I won't mention the fact that he ate all our mince pies, got lost in London and the gin bottle emptied pretty quick.

One sad note, my webmaster's mother passed away over the Christmas period. Although Mr Webmaster is unseen and un-named his presence is very much to the fore in that he has overseen this web site, and edited my monthly journal, from the very start. I'm sure my regular readers will join me in expressing our deepest condolences.

I found this month's quote on Twitter. Nothing changes does it?

Wishing you all all the best for 2012

Lege feliciter (read happily).



"Times are bad. Children no longer obey their parents and everyone is writing a book. - Cicero, 43 BC"
 

February
  2012

Recently there has been quite a bit of debate about e-books taking over from real books. The doom-mongers have been bewailing the probability that before long real books - those things with covers and paper pages - will be a thing of a past, and that Kindle, Nook, and such will take over the world.

Most of us disagreed. They said that about the theatre when movies started, said it about movies when video came out. Yes, video disappeared because of the DVD - but that is the same type of technology only vastly improved. And actually, thinking about it, they said the horse would be extinct because of the car...

So I was pleased to read several reports stating that more real books are being sold than ever before, and, in fact, the e-book is enhancing real books.

There is a reason for this. Kindle (for instance) is great to read on a train or plane, it's useful for those of us with poor sight because the font can be enlarged; the book you want to read is delivered instantaneously (as long as you are near wi-fi reception). On the other hand, you can't easily flip backwards and forwards to catch up on a scene you missed, or to check on a character. You can't see maps and genealogies very clearly - a real pain in historical fiction as they are often essential to the story. The feel, the smell, is all part of a real book reading experience. And most of all - a real book doesn't run out of battery five pages into your next session, just as the action is getting exciting. Having to get out from under a cosy duvet to find the wretched charger - or worse still, have the screen go blank ten minutes into your several hour journey is not much fun. The only limitation with a book is enough light to see to read, and a decent size font.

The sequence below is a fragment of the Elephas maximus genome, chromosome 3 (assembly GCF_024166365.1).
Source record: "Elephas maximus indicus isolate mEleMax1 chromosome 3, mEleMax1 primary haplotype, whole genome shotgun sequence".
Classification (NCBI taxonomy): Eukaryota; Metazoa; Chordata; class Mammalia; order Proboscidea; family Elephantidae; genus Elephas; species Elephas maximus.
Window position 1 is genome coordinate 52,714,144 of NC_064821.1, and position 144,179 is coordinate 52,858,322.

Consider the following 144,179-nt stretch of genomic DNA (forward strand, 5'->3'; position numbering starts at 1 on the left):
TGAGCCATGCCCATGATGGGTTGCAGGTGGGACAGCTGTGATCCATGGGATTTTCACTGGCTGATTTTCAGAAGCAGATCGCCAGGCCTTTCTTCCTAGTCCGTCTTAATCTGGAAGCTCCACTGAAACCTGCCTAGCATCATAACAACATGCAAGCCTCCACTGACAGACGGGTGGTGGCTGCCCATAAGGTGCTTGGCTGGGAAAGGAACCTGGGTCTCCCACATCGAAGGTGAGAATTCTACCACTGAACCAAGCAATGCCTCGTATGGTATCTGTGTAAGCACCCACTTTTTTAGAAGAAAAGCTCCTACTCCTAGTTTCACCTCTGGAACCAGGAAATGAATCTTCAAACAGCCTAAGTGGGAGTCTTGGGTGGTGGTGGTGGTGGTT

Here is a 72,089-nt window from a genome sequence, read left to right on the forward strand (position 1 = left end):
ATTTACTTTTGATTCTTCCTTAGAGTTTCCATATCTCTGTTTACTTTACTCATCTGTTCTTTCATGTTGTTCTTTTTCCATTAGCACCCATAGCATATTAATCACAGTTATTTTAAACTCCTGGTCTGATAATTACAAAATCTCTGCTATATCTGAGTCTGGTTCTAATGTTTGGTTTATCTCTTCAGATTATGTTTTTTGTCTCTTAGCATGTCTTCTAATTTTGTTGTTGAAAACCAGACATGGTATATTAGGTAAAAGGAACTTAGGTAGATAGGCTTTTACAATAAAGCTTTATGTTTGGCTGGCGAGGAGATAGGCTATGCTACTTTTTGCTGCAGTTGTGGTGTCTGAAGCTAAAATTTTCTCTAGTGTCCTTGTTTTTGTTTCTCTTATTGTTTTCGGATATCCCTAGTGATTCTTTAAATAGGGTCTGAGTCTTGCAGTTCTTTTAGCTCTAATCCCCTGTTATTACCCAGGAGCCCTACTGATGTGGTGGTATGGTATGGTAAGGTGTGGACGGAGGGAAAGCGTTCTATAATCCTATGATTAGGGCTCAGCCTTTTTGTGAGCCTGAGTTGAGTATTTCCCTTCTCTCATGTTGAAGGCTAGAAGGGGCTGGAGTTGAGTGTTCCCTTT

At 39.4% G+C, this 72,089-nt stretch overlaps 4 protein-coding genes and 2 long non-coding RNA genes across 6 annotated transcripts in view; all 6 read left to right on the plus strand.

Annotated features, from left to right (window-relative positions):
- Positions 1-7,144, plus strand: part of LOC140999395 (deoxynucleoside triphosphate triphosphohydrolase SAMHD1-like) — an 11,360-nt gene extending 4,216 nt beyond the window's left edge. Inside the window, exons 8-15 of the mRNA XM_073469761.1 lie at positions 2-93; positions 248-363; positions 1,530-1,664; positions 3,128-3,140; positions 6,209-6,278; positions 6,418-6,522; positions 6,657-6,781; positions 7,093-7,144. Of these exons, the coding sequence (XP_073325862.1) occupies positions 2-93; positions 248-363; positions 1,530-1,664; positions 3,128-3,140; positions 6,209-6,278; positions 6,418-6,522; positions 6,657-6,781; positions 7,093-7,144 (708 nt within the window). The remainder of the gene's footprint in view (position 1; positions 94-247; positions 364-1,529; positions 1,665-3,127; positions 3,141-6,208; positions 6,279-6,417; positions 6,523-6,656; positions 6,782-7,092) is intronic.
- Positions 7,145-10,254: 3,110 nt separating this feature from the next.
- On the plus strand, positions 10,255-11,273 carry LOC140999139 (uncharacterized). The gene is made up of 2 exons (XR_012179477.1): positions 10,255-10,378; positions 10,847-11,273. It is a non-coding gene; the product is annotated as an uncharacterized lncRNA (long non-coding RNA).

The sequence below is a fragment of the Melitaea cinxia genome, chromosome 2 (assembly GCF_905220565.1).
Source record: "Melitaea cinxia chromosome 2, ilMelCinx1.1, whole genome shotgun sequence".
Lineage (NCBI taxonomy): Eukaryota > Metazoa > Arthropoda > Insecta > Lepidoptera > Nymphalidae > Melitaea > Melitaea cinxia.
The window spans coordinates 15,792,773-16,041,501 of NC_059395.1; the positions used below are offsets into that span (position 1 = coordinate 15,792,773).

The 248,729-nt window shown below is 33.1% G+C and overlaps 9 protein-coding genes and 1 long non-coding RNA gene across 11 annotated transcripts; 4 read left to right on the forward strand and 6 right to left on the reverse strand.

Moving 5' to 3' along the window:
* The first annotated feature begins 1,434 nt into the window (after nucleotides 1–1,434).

I like my Kindle but I love real books. 'Nuff said I think.

I am a bit concerned about my sight. I'm okay indoors, but outside my left eye blurs. My optometrist can't discover why, as there is nothing obvious. I think it is to do with too much light hitting the retina, a bit like dazzle on a sunny day. What with that and the double vision I have because my right eye muscles have drooped - hmm I'm 60 next year, looks like I'm falling to bits already. I can sort of manage. Very much miss driving now, but not much I can do about it. I do find it difficult when out and about though. Steps and kerbs are scary because added to my disintegrating hip I am terrified of falling.

I have found recently that I am getting to the point where I don't want to go out. I can very easily see why people lose their confidence and end up staying indoors. A friend suggested I get myself a white cane. I use a cane (or walking stick as we call them here in the UK) anyway because of the aforesaid dodgy hip, so I looked on e-bay and purchased one. I've not plucked up courage to venture beyond the front garden gate with white cane yet, I'll let you know how I get on. At least when I fall over now, or can't see bus numbers etc people won't think it's because I've partaken of too much of my Jesamiah's rum.

Regular readers of my journal will be pleased to know I've stuck to one of the items on my list of five resolutions I mentioned last month. I won't share which one, but I can tell you it was not number two. That has been a miserable failure. Despite cutting down on biscuits, cake, chips, I've put weight on. Not fair.

Lovers of historical fiction who live in, or can get to London may be interested to know that details of the Historical Novel Society's London 2012 Conference have been unveiled. I am involved as a committee member in charge of promoting self-published / indie books, so I will be doing a short talk along with Helen Hart of Silverwood Books and self-published author Richard Denning, and I am thrilled to announce that my designer Cathy Helms of Avalon Graphics is going to come to London from North Carolina to join us. I am so excited at the prospect of meeting her!

I have decided to be completely extravagant and have booked a hotel in London for the conference weekend. Possibly a bit daft as I only live at the end of the Victoria Line Underground railway, but what with eyes, hips, age and general senility, I was rather dreading traveling backwards and forwards for the Friday, Saturday and Sunday - so I thought, blow it, I'll treat myself to a London hotel. Looks like we are all going to be disrupting the chosen venue though, so the entire weekend promises to be exciting.